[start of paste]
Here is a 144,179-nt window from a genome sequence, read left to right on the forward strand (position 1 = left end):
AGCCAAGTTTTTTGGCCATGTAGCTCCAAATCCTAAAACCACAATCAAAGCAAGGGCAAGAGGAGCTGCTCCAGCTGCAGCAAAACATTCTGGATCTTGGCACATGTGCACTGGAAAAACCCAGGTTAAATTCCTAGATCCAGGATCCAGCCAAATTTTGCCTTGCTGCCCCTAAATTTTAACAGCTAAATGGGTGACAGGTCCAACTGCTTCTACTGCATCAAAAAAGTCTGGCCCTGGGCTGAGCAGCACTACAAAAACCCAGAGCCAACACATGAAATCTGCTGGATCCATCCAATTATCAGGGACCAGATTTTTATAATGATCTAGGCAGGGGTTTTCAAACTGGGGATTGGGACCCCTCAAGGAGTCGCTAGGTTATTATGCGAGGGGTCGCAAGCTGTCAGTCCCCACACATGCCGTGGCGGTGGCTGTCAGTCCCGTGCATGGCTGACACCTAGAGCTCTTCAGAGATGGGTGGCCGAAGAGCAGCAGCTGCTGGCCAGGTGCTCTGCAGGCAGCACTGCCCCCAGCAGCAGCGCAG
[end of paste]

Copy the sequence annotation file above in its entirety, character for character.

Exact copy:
Here is a 144,179-nt window from a genome sequence, read left to right on the forward strand (position 1 = left end):
AGCCAAGTTTTTTGGCCATGTAGCTCCAAATCCTAAAACCACAATCAAAGCAAGGGCAAGAGGAGCTGCTCCAGCTGCAGCAAAACATTCTGGATCTTGGCACATGTGCACTGGAAAAACCCAGGTTAAATTCCTAGATCCAGGATCCAGCCAAATTTTGCCTTGCTGCCCCTAAATTTTAACAGCTAAATGGGTGACAGGTCCAACTGCTTCTACTGCATCAAAAAAGTCTGGCCCTGGGCTGAGCAGCACTACAAAAACCCAGAGCCAACACATGAAATCTGCTGGATCCATCCAATTATCAGGGACCAGATTTTTATAATGATCTAGGCAGGGGTTTTCAAACTGGGGATTGGGACCCCTCAAGGAGTCGCTAGGTTATTATGCGAGGGGTCGCAAGCTGTCAGTCCCCACACATGCCGTGGCGGTGGCTGTCAGTCCCGTGCATGGCTGACACCTAGAGCTCTTCAGAGATGGGTGGCCGAAGAGCAGCAGCTGCTGGCCAGGTGCTCTGCAGGCAGCACTGCCCCCAGCAGCAGCGCAG